The restrictive construction of the ATS threatens the fundamentality of customary international law and human rights. Congress enacted the Act in 1789 to uphold the United States’ obligations to the international community. However, with an increasing number of businesses outsourcing their supply chains to foreign countries, corporate accountability must be enforced against global human rights transgressions. The imposition of arbitrarily narrow restrictions on the ATS impedes this process. The Supreme Court’s decision in Nestlé was a missed opportunity to ‘pierce the corporate veil’ and keep businesses accountable for their actions. Instead, it has set forth a dangerous precedent.

         [1].   Nestlé, INC., (last visited Oct. 20, 2022).

         [2].   Nestlé USA, Inc. v. Doe I, 141 S. Ct. 1931, 1935 (2021).

         [3].   Doe I v. Nestle USA, Inc., 766 F.3d 1013, 1017 (9th Cir. 2014).

         [4].   Nestlé USA, Inc. v. Doe I, 141 S. 1937.

         [5].   Id. at 1936.

         [6].   28 U.S.C. § 1350.

         [7].   Filartiga v. Pena-Irala, 630 F.2d 876, 878 (2d Cir. 1980).

         [8].   Id. at 890.

         [9].   Doe v. Unocal, 395 F.3d 932, 936 (9th Cir. 2002).

      [10].   Id. at 937.

      [11].   See Sosa v. Alvarez-Machain, 542 U.S. 692, 727 (2004).

      [12].   Id. at 724.

      [13].   See Jesner v. Arab Bank, PLC, 138 S. Ct. 1386, 1402–03 (2018).

      [14].   Kiobel v. Royal Dutch Petroleum Co., 133 S. Ct. 1659, 1669 (2013). The presumption against extraterritoriality is defined as a principle where domestic statutes do not apply to foreign jurisdictions unless there is an express and affirmative indication to the contrary. Restatement (Fourth) of the Foreign Relations Law of the United States, § 404 (Am. L. Inst. 2018).  

      [15].   Nestlé USA, Inc. v. Doe I, 141 S. Ct. 1931, 1937 (2021).

      [16].   Kiobel v. Royal Dutch Petroleum, Nos. 06-4800-cv, 06-4876-cv, slip op. at 2 (2d Cir. Sept. 17, 2010).

      [17].   Jesner, 138 S. Ct. 1386, 1400 (2018).

      [18].   Judge Philippe Kirsch, President of the International Criminal Court, Applying the Principles of Nuremberg in the ICC, Keynote Address at the “Judgement at Nuremberg” Conference (Sept. 30, 2006).

      [19].   Kiobel v. Royal Dutch Petroleum Co., 621 F.3d 111, 119 (2d Cir. 2010).

      [20].   Jesner, 138 S. Ct. 1386, 1402 (2018).

      [21].   Allie Brudney, The I.G. Farben Trial: Evidentiary Standards and Procedures and the Problem of Creating Legitimacy, 61 Harv. Int’l L.J. 245, 253 (2020),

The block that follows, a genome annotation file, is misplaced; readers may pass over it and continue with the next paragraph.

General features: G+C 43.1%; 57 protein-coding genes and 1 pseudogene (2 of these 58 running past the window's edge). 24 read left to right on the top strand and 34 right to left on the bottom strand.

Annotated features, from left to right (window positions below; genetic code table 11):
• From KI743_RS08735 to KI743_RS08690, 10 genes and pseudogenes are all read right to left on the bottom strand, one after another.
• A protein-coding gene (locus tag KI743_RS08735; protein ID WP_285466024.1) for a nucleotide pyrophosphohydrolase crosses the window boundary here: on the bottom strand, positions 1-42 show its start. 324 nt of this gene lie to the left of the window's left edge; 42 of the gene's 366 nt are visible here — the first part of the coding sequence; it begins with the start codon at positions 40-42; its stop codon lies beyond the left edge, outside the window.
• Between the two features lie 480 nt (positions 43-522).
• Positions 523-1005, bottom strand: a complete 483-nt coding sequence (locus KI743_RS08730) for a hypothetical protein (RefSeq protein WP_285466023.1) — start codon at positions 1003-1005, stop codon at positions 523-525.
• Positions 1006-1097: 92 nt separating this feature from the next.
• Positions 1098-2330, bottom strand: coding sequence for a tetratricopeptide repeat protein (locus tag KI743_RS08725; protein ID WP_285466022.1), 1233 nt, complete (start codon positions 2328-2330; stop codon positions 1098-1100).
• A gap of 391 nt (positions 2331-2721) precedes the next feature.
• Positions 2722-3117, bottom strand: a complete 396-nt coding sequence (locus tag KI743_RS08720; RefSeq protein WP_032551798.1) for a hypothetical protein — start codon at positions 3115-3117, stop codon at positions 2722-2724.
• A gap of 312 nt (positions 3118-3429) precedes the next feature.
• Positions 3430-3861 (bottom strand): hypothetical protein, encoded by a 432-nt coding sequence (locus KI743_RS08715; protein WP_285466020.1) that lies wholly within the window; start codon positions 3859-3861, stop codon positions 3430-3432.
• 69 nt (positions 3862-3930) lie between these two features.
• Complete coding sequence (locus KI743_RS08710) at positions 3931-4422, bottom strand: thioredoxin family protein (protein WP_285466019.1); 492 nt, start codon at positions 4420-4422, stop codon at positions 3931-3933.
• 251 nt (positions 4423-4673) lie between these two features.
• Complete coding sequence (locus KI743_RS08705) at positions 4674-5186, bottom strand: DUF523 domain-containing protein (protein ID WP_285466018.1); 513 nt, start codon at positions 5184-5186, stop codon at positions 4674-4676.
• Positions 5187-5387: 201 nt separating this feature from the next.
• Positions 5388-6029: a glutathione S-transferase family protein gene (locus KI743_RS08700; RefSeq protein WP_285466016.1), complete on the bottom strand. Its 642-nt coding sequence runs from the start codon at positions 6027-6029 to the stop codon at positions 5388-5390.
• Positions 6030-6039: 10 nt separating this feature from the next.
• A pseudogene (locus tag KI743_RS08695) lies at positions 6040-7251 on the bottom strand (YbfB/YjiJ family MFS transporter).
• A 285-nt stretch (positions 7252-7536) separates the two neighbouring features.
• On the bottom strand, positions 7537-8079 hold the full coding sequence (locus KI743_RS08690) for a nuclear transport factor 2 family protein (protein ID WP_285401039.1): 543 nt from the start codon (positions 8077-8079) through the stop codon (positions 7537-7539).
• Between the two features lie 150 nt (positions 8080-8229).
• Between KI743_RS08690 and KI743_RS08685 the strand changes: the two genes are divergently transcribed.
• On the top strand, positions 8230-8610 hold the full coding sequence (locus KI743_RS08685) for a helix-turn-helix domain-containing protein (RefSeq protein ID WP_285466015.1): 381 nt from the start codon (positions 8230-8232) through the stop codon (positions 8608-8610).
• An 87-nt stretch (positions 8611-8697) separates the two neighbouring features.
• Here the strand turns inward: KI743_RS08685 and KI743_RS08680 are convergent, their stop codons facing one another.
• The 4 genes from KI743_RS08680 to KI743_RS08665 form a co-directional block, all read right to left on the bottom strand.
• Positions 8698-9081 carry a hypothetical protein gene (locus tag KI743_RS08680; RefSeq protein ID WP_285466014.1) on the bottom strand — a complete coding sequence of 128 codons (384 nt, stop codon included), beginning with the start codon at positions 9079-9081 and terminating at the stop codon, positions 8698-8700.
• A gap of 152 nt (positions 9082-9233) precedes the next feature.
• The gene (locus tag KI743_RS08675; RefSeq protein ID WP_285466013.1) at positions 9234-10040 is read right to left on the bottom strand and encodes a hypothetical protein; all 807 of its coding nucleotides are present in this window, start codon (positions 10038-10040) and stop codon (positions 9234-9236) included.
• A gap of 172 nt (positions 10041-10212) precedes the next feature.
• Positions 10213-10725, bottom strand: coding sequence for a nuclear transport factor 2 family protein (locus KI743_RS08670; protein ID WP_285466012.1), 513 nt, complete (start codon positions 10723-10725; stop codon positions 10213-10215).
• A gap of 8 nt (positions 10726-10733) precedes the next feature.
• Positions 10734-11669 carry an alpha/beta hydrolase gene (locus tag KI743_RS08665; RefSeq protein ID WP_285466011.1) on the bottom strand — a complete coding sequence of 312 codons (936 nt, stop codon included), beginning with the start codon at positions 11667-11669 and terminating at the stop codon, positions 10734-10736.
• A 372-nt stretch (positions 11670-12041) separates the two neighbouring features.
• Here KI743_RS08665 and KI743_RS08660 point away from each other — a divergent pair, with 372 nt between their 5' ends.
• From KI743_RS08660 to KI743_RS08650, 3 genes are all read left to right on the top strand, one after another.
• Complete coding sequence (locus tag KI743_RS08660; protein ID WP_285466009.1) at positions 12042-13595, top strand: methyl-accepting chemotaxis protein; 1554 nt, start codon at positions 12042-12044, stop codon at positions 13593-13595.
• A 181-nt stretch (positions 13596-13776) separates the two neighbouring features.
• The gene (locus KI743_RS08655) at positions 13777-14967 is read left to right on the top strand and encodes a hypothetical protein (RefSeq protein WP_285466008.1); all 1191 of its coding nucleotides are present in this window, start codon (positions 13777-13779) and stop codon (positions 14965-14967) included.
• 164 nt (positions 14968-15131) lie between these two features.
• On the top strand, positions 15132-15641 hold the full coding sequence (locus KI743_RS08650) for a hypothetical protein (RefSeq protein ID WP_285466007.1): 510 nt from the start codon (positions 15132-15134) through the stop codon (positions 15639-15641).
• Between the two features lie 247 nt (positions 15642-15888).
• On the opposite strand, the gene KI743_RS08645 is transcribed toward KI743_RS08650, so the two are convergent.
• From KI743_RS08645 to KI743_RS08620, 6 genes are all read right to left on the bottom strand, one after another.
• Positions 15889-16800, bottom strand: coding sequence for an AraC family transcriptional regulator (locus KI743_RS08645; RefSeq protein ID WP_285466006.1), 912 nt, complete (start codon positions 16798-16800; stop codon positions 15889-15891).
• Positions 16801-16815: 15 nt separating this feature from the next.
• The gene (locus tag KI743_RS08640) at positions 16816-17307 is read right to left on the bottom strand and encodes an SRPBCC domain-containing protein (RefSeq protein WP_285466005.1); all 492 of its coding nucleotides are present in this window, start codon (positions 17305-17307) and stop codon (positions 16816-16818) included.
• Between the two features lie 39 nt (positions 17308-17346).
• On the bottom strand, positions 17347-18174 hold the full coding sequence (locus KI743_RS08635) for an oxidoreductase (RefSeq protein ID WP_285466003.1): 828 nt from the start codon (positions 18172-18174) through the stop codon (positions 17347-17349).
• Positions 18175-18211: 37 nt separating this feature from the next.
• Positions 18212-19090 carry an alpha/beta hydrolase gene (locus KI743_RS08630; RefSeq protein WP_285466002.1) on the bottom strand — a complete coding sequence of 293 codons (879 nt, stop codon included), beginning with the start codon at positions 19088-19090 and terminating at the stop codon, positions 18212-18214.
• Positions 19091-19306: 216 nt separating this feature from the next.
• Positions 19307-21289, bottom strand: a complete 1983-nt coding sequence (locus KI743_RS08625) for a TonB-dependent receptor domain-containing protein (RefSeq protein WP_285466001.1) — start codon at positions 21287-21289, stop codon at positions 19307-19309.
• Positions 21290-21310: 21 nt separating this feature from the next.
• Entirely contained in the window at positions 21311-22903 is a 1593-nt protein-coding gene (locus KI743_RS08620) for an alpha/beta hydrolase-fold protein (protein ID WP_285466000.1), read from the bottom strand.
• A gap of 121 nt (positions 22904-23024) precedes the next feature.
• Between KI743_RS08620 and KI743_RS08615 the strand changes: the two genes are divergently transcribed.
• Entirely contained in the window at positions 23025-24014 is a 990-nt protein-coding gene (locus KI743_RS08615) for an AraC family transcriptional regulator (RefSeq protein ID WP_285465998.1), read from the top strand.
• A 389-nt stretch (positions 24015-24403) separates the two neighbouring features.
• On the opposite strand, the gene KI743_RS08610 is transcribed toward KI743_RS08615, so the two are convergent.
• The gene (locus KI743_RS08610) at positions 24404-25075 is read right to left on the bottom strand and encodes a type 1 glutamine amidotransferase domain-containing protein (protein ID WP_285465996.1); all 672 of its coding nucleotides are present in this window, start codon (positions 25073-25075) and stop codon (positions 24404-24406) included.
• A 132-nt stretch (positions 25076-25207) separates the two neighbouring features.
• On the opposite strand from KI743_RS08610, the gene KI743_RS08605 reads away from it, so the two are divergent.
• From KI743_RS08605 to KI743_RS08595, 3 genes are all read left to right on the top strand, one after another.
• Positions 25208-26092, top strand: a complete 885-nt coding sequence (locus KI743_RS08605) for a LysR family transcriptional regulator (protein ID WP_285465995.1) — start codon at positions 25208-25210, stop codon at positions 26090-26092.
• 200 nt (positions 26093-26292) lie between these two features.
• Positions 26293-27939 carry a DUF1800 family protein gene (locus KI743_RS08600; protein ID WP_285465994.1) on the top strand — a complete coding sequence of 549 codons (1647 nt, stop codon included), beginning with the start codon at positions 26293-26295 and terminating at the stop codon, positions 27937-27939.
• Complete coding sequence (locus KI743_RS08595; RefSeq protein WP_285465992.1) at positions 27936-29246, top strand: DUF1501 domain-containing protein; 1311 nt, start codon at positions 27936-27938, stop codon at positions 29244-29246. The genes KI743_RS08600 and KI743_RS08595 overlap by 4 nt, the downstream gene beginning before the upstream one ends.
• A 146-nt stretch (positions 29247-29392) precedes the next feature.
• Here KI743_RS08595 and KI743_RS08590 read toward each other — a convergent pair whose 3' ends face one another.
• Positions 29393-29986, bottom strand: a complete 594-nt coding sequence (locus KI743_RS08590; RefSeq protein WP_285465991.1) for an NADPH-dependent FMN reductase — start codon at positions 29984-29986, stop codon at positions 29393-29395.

[22].   Id. At 256.

      [23].   Tyler Giannini & Susan Farbstein, Corporate Accountability in Conflict Zones: How Kiobel Undermines The Nuremberg Legacy and Modern Human Rights, 52 Harv. Int’l L.J. Online 119, 131 (2010),

      [24].   Id. at 123.

      [25].   Id.

      [26].   Id.

      [27].   Id. at 122.

      [28].   See Lindsey Roberson & Johanna Lee, The Road to Recovery After Nestlé: Exploring the TVPA as a Promising Tool for Corporate Accountability, Colum. Hum. Rts. Rev. , Nov. 9, 2021, at 10,

      [29].   See Stephen P. Mulligan, The Rise and Decline of the Alien Tort Statute, Congressional Research Service (2018)

      [30].   See Desirée LeClercq, Nestlé United States, Inc. v. Doe. 141 S. Ct. 1931, 115Am. J. Int’l. L. 694, 695 (2021).

      [31].   Kiobel, 133 S. Ct. at 1669.

      [32].   Roberson, supra note 28,at 11.

      [33].   RJR Nabisco, Inc. v. Eur. Cmty., 136 S. Ct. 2090, 2101 (2016).

      [34].   Id.

      [35].   Roberson, supra note 28,at 14.

      [36].   Int’l Law Comm’n, Principles of Int’l Law Recognized in the Charter of the Nuremberg Tribunal and in the Judgment of the Tribunal, Principle VII, Rep. of the Int’l Law Comm’n on the Work of Its Second Session, U.N. Doc. A/1316 (1950).

      [37].   Int’l Law Comm’n, Draft Code of Offences against the Peace and Security of Mankind, art. 2(13)(iii), Rep. on the Work of Its Sixth Session, U.N. Doc. A/2693 (1954).

      [38].   See generally Oona A. Hathaway et al., Aiding and Abetting in International Criminal Law, 104 Cornell L. Rev. 1593 (2019).

      [39].   28 U.S.C. § 1350.

      [40].   Prosecutor v. Tadić, Case No. IT-94-1-A, Appeals Judgement, ¶ 229 (Int’l Crim. Trib. for the Former Yugoslavia July 15, 1999).

      [41].   Prosecutor v. Aleksovski, Case No. IT-95-14/1-A, Appeals Judgement, ¶ 162-64 (Int’l Crim. Trib. for the Former Yugoslavia Mar. 24, 2000).

      [42].   Prosecutor v. Lukić and Lukić, Case No. IT-98-32/1-T, Trial Judgement, ¶ 902 (Int’l Crim. Trib. for the Former Yugoslavia July 20, 2009).

      [43].   Ivorian Cocoa: A Bittersweet Disposition, Gro Intelligence (Nov. 11, 2014),

      [44].   Humphrey Hawksley, Cocoa farms in Ivory Coast still using child labour, BBC News (Nov. 10, 2011),

      [45].   Santadarshan Sadhu et al., NORC Final Report: Assessing Progress in Reducing Child Labor in Cocoa Production in Cocoa Growing Areas of Côte d’Ivoire and Ghana 62 (2020).

      [46].   Silke Koltrowitz & Maytaal Angel, Nestle to give cocoa farmers cash to keep children in school, Reuters (Jan. 27, 2022),

      [47].   Doe v. Nestle, S.A.,906 F.3d 1120, 1126 (9th Cir. 2018).

      [48].   Prosecutor v. Guek Eav, Case No. 001/18-07-2007/ECCC/TC, Trial Judgement ¶ 533 (Extraordinary Chambers in the Cts. of Cambodia July 26, 2010).

      [49].   Prosecutor v. Nyiramasuhuko et al., Case No. ICTR-98-42-A, Appeals Judgement, ¶ 2083 (Int’l Crim. Trib. for Rwanda Dec. 14, 2015).

      [50].   Doe v. Nestle, S.A.,906 F.3d at 1126.

      [51].   Id.

      [52].   Nestlé USA, Inc. v. Doe I, 141 S. Ct. 1931, 1937 (2021)..